This isn’t her first time speaking about the disclaimer debate. The day after season 4 premiered, Corrin conceded that she understood why some viewers would be disappointed by her portrayal of the People’s Princess. “I think for everyone in The Crown we always try and remind everyone that what we are, the series that we’re in, is fictionalized to a great extent,” she said on the Tamron Hall Show. “Obviously it has its roots in reality and in some fact but Peter Morgan’s scripts are works of fiction.”

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Corrin continued, “I understand why people would be upset, because this is history. And even with Diana, it’s still very much fresh, I suppose, everything that happened. So I do really understand if people would be upset.”

Josh O’Connor, who plays Prince Charles, called Dowden’s disclaimer request “a low blow.”

“We were slightly let down by our culture secretary, whose job it is to encourage culture,” Josh O’Connor, who played Prince Charles in seasons 3 and 4, said on The Envelope: The Podcast (via The Los Angeles Times). “In my opinion, it’s pretty outrageous that he came out and said what he said. Particularly in this time when he knows that the arts are struggling and they’re on their knees, I think it’s a bit of a low blow.” O’Connor also asserted tha “audiences understand,” adding, “You have to show them the respect and understand that they’re intelligent enough to see it for what it is, which is pure fiction.”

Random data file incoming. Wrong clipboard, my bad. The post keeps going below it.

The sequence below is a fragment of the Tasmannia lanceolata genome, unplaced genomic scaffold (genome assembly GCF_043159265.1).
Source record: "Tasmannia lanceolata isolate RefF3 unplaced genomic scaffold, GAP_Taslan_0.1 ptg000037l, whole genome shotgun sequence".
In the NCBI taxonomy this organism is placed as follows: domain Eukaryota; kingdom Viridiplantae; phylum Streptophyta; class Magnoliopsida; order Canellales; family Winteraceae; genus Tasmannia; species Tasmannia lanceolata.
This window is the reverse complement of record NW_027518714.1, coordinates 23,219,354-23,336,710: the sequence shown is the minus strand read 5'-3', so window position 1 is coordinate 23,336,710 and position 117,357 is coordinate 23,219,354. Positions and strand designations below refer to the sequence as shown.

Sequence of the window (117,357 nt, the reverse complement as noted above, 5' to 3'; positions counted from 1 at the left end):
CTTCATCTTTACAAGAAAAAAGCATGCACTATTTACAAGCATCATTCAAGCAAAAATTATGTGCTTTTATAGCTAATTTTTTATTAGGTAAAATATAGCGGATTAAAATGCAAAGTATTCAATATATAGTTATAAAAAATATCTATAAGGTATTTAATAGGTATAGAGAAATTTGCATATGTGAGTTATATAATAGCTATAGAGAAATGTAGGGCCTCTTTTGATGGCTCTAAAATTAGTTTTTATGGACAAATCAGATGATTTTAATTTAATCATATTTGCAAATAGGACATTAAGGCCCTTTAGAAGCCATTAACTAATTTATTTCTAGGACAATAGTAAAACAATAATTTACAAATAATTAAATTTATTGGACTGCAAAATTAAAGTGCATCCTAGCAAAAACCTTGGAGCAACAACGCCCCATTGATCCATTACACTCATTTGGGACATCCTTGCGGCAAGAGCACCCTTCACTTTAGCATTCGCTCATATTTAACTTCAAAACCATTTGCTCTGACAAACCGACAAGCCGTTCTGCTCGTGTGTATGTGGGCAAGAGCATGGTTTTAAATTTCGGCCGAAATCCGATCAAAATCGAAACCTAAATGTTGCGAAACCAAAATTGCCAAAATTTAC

josh o'connor and olivia colman in the crown
Olivia Colman and Josh O’Connor in The Crown’s fourth season.


Prior to his latest comments, O’Connor admitted to the show’s fictionalization of history. “We are creating a work of fiction, albeit based in some reality. But ultimately, there’s only so much research you can do,” he told Town & Country. “After a time, you just got to crack on and create something for yourself.”

Emerald Fennell, who plays Camilla Parker Bowles, has also weighed in.

O’Connor and Corrin aren’t the only actor defending The Crown‘s right to dramatization. Emerald Fennell, who played Camilla Parker-Bowles in seasons 3 and 4, has addressed the criticism. In an interview with The Los Angeles Times, Fennell said voicing an opinion about the disclaimer was “completely above [the cast’s] pay grade.” She also maintained that public opinion about Parker-Bowles or other members of the royal family shouldn’t be swayed by the show. “It is a drama, so I don’t know necessarily that it could, in the same way that I’m sure that the early series of The Crown wouldn’t necessarily have changed people’s minds about the queen,” she explained. “People probably look to reality more to make their minds up.”

Helena Bonham Carter says there’s “a moral responsibility” to label The Crown a dramatization.

Bonham Carter, who plays Princess Margaret in seasons 3 and 4, appeared on a recent episode of The Crown: The Official Podcast. During her interview, she reiterated that the show is an interpretation of real-life royal events, not a straight-up documentary. “It is dramatized,” she explained, adding, “I do feel very strongly, because I think we have a moral responsibility to say, ‘Hang on, guys, this is not… it’s not a drama-doc, we’re making a drama.’ So they are two different entities.”

princess margaret in the crown season 4
Bonham Carter in The Crown’s fourth season.


As the season currently stands, there is already a disclaimer before several episodes that depict Princess Diana’s behind-the-scenes battle with bulimia.